The COVID-19 crisis has increasingly highlighted shortcomings in Australia’s National Broadband Network, Flinders University experts say.
With access to high-speed broadband (HSB) and the internet via the NBN now central to people’s livelihoods, education, healthcare delivery and even social connections, the Flinders University researchers say the “short-term politics of the 2013 federal election” led to decisions which caused an expensive rollout and current problems with the network.
“Our research shows that the way Australia’s NBN was implemented has meant that access to HSB is expensive compared to other countries,” Flinders University Southgate Institute for Health, Society and Equity researcher Dr. Matt Fisher says in a new paper.
“This contributes to more than one million Australian households not having an internet connection at home.”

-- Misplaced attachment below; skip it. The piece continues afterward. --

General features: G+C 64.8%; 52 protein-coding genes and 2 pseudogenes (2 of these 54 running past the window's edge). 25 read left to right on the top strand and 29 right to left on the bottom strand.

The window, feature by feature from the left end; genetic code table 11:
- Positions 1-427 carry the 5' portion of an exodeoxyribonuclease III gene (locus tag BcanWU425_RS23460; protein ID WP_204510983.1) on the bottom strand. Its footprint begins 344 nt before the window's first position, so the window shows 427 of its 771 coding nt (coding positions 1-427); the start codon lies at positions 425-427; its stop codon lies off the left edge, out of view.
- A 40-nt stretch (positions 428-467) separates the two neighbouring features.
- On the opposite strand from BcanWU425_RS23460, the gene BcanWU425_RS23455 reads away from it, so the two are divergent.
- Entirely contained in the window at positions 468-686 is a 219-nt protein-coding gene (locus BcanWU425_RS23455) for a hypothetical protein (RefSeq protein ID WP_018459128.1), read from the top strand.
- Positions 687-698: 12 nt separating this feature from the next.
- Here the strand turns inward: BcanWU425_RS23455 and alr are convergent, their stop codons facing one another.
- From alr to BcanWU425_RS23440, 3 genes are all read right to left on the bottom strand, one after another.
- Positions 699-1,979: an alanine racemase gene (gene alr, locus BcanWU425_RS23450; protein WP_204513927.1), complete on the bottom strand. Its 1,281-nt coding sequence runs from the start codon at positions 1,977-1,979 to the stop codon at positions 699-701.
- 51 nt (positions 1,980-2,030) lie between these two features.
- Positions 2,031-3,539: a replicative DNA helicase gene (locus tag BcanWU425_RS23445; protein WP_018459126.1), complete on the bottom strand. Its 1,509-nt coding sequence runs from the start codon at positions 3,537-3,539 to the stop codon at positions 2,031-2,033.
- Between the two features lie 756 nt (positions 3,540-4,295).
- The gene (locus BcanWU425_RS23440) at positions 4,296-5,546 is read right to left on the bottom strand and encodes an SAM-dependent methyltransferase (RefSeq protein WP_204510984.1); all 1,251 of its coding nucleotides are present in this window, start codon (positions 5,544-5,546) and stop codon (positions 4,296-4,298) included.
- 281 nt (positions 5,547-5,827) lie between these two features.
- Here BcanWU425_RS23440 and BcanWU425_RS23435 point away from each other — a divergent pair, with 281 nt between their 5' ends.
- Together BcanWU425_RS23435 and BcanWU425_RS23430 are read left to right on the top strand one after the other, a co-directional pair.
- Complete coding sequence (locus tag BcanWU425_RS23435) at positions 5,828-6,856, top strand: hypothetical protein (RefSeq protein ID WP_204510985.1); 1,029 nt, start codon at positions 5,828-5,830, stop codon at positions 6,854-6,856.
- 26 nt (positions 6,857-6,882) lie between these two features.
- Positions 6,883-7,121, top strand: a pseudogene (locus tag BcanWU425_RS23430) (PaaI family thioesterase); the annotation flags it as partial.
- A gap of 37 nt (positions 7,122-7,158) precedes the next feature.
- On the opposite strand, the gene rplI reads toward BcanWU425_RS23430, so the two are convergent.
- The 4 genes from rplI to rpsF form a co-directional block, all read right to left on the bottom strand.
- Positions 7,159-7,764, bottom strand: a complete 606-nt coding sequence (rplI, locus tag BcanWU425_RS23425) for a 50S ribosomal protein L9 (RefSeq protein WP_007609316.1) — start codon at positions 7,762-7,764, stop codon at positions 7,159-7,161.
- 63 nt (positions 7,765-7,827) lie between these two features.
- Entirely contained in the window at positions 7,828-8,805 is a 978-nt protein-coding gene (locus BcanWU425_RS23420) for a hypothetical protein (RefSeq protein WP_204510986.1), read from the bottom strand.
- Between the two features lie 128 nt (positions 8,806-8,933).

The paper, ‘Implementing Policy On Next-generation Broadband Networks and Implications for Equity of Access To High Speed Broadband: a Case Study of Australia’s NBN‘ published in Telecommunications Policy, examines NBN policy and implementation from 2008 to 2018 through Australian Government policy documents and interviews with experts.
“We found that equity considerations competed with political and commercial imperatives during the rollout of the NBN,” the Flinders Southgate researchers conclude.
“This resulted in positive and negative consequences for equity of access to HSB, with a change in policy and implementation in 2013 bringing greater risks to equity of access.”
Dr. Fisher says the NBN rollout also created differences in the quality of HSB services in different areas. “This is likely to mean that people already well-off will gain more health and social benefits from the NBN than those less well-off.
“As work, education, employment, healthcare and other social services increasingly go online, the inequalities built into the NBN could add to health inequalities in Australia.”